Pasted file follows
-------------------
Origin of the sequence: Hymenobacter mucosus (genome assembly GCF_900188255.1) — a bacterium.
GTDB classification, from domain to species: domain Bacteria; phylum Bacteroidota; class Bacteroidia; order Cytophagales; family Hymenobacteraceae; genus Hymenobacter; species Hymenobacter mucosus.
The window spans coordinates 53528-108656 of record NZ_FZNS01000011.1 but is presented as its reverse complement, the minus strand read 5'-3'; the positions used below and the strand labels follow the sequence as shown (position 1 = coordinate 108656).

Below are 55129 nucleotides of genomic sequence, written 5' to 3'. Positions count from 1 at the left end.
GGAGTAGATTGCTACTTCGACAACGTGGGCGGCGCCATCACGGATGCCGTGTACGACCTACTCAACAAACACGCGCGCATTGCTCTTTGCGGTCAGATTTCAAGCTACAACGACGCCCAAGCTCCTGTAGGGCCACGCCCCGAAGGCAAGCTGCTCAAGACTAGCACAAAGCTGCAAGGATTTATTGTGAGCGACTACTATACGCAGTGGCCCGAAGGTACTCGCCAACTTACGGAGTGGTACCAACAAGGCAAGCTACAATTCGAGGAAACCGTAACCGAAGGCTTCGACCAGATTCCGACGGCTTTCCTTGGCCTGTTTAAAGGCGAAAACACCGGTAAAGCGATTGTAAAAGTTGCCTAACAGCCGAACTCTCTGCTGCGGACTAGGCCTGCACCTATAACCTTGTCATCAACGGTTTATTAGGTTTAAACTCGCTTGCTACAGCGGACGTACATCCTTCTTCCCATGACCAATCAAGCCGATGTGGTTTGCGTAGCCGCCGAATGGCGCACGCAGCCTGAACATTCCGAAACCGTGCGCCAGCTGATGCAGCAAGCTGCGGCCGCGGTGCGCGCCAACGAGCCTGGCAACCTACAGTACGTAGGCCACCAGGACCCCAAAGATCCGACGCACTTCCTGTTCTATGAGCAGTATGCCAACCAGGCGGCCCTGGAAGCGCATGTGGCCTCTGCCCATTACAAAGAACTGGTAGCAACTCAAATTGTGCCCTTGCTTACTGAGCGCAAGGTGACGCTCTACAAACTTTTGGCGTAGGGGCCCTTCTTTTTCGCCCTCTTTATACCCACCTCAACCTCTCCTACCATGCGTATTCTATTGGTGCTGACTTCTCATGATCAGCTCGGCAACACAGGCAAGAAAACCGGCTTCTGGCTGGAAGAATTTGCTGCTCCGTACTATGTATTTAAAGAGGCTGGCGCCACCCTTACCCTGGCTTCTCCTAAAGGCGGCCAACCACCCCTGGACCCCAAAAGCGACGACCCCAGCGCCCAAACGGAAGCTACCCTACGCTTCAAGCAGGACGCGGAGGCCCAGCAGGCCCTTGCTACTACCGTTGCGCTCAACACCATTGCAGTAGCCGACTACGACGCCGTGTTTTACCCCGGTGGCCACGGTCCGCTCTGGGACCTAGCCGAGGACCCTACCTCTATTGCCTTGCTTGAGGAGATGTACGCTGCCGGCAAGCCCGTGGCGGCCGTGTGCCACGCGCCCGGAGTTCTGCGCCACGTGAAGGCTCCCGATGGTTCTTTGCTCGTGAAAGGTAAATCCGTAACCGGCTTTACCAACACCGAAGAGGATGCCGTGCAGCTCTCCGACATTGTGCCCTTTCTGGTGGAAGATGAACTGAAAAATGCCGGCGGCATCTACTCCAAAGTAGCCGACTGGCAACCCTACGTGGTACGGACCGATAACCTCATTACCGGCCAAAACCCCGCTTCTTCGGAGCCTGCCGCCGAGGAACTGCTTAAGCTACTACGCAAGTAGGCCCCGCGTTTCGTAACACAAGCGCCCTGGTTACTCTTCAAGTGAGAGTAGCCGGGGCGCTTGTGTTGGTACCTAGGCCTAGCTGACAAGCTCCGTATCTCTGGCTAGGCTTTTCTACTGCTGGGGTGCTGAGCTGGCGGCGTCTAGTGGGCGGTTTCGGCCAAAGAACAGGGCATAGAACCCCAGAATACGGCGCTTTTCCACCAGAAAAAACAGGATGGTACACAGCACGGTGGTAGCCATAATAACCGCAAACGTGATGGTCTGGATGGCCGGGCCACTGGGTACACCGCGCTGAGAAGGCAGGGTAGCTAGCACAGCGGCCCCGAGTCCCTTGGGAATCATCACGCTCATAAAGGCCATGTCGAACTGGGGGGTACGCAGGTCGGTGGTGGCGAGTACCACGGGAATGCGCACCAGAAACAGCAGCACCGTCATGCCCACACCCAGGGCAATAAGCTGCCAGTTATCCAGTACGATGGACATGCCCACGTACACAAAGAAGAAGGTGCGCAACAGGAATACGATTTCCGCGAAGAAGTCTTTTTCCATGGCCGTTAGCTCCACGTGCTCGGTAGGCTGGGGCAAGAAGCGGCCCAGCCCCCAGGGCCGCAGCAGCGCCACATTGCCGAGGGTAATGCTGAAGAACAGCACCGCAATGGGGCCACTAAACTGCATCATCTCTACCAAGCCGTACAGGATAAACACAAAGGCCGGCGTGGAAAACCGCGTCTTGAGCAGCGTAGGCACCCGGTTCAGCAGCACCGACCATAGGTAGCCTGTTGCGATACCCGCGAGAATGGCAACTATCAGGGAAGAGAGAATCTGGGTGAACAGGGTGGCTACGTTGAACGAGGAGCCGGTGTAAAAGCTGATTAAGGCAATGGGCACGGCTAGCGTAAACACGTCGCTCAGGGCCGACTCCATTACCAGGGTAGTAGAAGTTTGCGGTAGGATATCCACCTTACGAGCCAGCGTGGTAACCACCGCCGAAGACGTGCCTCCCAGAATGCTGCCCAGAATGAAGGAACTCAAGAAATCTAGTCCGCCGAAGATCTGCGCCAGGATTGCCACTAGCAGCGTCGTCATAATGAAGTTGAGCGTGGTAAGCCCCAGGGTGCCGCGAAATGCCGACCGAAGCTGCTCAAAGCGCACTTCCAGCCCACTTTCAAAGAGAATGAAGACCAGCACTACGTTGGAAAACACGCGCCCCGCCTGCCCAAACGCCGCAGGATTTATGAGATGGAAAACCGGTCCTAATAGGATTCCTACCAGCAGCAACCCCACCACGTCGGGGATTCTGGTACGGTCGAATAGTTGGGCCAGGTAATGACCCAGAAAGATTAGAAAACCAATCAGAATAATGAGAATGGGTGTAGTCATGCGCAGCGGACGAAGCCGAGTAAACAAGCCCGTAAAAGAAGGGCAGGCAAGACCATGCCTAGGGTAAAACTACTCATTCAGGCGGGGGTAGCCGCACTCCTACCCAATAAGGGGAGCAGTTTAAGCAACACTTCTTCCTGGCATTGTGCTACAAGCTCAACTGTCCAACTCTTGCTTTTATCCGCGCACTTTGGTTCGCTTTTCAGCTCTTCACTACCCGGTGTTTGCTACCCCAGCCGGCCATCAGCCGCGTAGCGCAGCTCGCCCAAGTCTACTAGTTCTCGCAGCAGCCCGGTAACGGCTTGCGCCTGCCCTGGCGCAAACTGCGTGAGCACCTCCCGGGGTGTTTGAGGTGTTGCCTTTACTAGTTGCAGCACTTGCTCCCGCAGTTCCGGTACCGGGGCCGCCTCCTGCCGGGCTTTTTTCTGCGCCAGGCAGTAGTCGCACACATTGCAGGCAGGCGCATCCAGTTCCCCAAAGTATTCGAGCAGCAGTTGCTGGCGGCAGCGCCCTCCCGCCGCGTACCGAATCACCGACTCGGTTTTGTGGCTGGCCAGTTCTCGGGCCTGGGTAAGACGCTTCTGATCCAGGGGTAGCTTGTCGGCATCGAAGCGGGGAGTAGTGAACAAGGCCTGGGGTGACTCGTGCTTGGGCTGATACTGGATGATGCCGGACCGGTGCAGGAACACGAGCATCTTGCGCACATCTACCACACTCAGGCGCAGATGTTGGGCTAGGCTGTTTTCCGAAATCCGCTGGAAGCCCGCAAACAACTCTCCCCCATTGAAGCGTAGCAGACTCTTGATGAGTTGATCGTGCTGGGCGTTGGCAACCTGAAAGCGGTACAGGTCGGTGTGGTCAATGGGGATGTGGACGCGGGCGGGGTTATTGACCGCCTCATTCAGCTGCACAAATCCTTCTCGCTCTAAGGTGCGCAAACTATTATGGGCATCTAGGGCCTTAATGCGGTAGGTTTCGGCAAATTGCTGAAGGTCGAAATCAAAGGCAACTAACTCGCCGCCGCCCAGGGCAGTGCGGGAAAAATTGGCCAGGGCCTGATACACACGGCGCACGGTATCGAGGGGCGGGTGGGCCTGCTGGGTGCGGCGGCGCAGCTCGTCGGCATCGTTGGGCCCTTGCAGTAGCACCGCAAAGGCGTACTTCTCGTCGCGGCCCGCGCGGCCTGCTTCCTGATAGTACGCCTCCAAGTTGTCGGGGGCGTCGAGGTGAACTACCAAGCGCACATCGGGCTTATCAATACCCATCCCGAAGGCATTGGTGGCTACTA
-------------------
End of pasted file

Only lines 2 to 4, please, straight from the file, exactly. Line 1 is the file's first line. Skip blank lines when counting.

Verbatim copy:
GTDB classification, from domain to species: domain Bacteria; phylum Bacteroidota; class Bacteroidia; order Cytophagales; family Hymenobacteraceae; genus Hymenobacter; species Hymenobacter mucosus.
The window spans coordinates 53528-108656 of record NZ_FZNS01000011.1 but is presented as its reverse complement, the minus strand read 5'-3'; the positions used below and the strand labels follow the sequence as shown (position 1 = coordinate 108656).

Below are 55129 nucleotides of genomic sequence, written 5' to 3'. Positions count from 1 at the left end.